Tip #2: Use SSD to go even faster :)

      Tip #3: The 64-bit requirement means, you can’t use Virtual PC, and so you have to use either Hyper-V (which requires a Windows Server host), or VMWare

      Tip #4: The 64-bit requirement means, your host must be x64 to run the virtual machines in x64

    • Use ‘Boot’ to VHD (Recommended)

      Note: Only if you have Windows 7 as the host

      See: Less Virtual, More Machine - Windows 7 and the magic of Boot to VHD

    • Install SharePoint 2010 on your Windows 7 PC (Not Recommended)

      You are not fully representing the production server

    Are there any shortcuts for Silverlight developers (for SharePoint consumption)?

    • Yes, you can easily deploy a xap file to a document library. However, if you need to debug it you will need the SharePoint 2010 object model.

      Tip: You could minimise your exposure to the object model by using a Repository pattern, which would allow you to debug and test your application without SharePoint, but ultimately you will need to debug and test in SharePoint.

    UltimateSolution Figure: The Ultimate solution for SharePoint development environments is to have another machine under your desk. The Ultimate Solution

    • Get yourself a second machine (same as remote)
    • But don’t share it with anyone else!
  36. Do you know the best way to take SharePoint data offline?

    In SharePoint 2010, there are quite a few tools that we can use to take SharePoint data offline. Let’s look at our options:

    • use Outlook to synchronize document libraries, calendar and contacts offline.
    • use Excel to take read-only copies of list data offline.
    • use Access to take list data offline – Access also lets you edit offline and synchronize back.
    • use SharePoint Workspace (this was Groove) to take entire Site offline, unfortunately this doesn’t work for calendars.

    We think the best way is to use Workspace instead of Outlook:

    1. SharePoint Workspace synchronize an entire site

      a. So when lists are renamed it knows about it.

      b. It also knows about new lists that are added to a SharePoint site Synchronize Figure: SharePoint Workspace synchronizing an entire site

    2. Outlook can be quite busy when synchronizing to Exchange server; it is good to not burden it with more work.

    While SharePoint Workspace is quite good, we don’t like to store lists in it:

    1. Access has better filtering, sorting options when offline
  37. Do you create BCS connections to all your line of business (LOB) applications?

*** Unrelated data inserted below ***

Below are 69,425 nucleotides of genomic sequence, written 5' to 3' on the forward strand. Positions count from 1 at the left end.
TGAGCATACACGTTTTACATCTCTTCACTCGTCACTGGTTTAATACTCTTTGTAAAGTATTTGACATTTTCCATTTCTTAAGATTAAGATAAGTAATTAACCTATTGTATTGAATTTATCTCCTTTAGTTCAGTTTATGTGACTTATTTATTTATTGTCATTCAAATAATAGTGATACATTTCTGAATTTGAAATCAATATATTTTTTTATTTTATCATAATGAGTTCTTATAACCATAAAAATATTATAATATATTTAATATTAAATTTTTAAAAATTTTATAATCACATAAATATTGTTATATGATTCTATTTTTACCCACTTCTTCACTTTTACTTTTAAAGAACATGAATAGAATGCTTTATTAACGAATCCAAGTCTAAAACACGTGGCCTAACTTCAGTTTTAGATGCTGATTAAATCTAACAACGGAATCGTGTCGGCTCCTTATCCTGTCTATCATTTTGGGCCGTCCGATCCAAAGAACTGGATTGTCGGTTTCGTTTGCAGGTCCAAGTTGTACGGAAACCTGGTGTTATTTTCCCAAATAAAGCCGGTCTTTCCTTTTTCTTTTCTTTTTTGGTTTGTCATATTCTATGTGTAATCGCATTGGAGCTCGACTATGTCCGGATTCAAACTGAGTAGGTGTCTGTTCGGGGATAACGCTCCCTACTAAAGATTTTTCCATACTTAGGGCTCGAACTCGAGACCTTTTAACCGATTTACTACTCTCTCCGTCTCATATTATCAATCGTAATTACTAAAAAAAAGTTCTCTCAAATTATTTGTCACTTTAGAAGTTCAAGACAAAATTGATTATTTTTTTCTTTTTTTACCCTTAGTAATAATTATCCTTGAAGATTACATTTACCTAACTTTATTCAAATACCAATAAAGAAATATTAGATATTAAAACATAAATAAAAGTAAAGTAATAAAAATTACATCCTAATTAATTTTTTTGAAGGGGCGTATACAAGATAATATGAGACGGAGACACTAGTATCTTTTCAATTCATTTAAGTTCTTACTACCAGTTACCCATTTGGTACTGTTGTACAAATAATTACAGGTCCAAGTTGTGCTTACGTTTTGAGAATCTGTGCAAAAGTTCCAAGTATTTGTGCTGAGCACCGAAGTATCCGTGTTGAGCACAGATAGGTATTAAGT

In SharePoint 2007, we have Business Data Catalog to connect SharePoint to other line of business applications.
    When you connect your other systems to SharePoint you can then have one central place to see your data:

    1. Microsoft CRM connected to SharePoint allows you to search for CRM contacts from SharePoint
    2. TFS connected to SharePoint lets you see the project documents and reports via SharePoint
    3. Your roster system connected to SharePoint allows you to see those calendars in SharePoint

    In SharePoint 2010 – the Business Data Catalog is upgraded to the new Business Data Connectivity Service (BCS).

    1. It is a lot easier to plug-in
    2. Supports not just READ operations, but delete, update and create operations as well.
  38. Do you have uptime checks for your public sharepoint site?

    Any configuration settings, that you rely upon, must have a check so you get an email as soon as the problem arises. Eg.An anonymous access check - A web publishing site needs a check to make sure anonymous access is configured correctly. sharepoint anonymous access Figure: Enable anonymous access for publishing site sharepoint anonymous access monitor Figure: monitors for anonymous access - If the monitor is down, there will be an email sending out to our network admins

  39. Do you know how to get the SharePoint document version in Word?

    We are always disappointed when adding version information to a Word document. When you use the Word version you get a number that indicates the number of times the document has been saved and not a proper version number.

    It is possible to get the number into Word for the version of the document on the SharePoint document library.

    Note: This also works in SharePoint 2010 and Office 2010.

    Figure: Good example, you see the formatted SharePoint version number

    Bad Example

    Good Example

  40. Do you turn off auto activation on farm and web application scope features?

    Each SharePoint packages contains features that can be targetted at various scopes. You need to pay special attention when you are targetting the Web Application scope.

    The feature XML looks like this.

      <ElementManifests />

    But there is a problem...

    The problem with this web application feature is that it will activate by default on all new Web Applications created on that farm, regardless of what the web application or root site template is.